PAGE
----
Avoiding Problems with Diamond Monster Products
In response to Reader to Reader: "Using a Diamond Monster AGP Video Card on NT 4.0" (Winter 1999/2000), you don't have to modify the Registry to install a Diamond Monster product. My experience has proved that to install any Diamond Monster product on a Windows NT 4.0 system, you must reset your video display to Standard VGA before you try to install Diamond Monster's drivers.
However, if you use the Diamond Monster AGP G460 card on an NT 4.0 system that has an Intel 440BX-2 motherboard, you must use the Intel native driver for the I740 graphics chip embedded in the card. Otherwise, the system will crash.
SMS 1.2 to SMS 2.0 Problem
If you're considering upgrading from Microsoft Systems Management Server (SMS) 1.2 to SMS 2.0, plan, test, and test again. Despite my company's attempts to thoroughly test the upgrade before deploying it, we still encountered several problems.
One of the major problems we faced had to do with the remote control portion of the client installation. To automatically start the remote control client on SMS 1.2 desktops, we added C:\ms\sms\bin\wuser.exe to the HKEY_LOCAL_MACHINE\SOFTWARE\RunServices\RemoteControl Windows 95 Registry subkey. We felt this method was the best and safest way to automatically start the SMS 1.2 remote control client without end-user involvement. Unfortunately, when we tried to upgrade the SMS 1.2 remote client to SMS 2.0, the installation wouldn't successfully complete. When we went to the Components tab of the client's Control Panel SMS applet, we discovered that the upgrade installed all client components except the remote control component. The tab listed this component's installation status as pending. In most circumstances, SMS 2.0 will continue trying to complete the client installation on subsequent reboots of the client machine. However, in this circumstance, we had to remove the Registry entry and any instance of the wuser.exe file. Then, we manually repaired the installation using the Repair Installation option on the Components tab of the client's Control Panel SMS applet.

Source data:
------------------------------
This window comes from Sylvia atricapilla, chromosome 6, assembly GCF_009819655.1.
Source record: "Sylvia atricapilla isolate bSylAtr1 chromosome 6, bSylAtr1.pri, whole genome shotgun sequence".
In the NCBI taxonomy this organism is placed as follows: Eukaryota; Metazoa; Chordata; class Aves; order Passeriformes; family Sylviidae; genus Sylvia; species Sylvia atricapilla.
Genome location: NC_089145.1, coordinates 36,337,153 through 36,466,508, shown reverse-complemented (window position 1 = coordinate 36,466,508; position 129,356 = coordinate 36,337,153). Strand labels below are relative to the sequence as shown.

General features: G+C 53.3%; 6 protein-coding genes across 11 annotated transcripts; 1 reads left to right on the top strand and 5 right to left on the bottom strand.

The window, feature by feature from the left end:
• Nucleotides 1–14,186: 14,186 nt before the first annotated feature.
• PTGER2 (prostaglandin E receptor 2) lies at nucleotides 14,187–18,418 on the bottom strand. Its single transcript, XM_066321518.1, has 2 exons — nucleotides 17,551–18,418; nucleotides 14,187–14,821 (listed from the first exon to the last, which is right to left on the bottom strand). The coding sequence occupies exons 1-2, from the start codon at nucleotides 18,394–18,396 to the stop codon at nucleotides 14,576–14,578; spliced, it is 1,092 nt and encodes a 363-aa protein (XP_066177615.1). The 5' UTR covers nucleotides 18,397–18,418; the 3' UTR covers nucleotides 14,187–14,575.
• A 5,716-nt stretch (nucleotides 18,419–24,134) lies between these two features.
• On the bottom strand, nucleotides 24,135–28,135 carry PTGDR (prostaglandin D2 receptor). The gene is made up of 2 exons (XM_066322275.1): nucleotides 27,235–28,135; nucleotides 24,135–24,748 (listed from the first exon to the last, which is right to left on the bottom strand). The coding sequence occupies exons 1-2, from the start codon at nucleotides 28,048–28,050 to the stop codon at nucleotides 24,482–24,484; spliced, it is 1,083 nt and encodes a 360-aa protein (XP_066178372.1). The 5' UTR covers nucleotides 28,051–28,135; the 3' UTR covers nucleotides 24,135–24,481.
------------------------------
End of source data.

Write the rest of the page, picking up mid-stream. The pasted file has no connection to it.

STA Causes IP Address Renewal Problems
My company was experiencing problems obtaining IP addresses from our DHCP servers. If users left their computers (i.e., Windows NT Workstation 4.0 and Windows 9x systems) off for a period of 3 or more days, the DHCP server wouldn't renew their IP address. I could go to a DOS prompt and manually renew their IP address without a problem.
I tried to extend the lease expiration from 1 to 3 days, then to 5 days, but users still experienced problems even when their computers were off only for a weekend. Random computers experienced this problem. Searching the Microsoft site for a solution didn't return any helpful information.
The NT Event Viewer on one of the NT Workstation 4.0 systems provided the following information about the problem: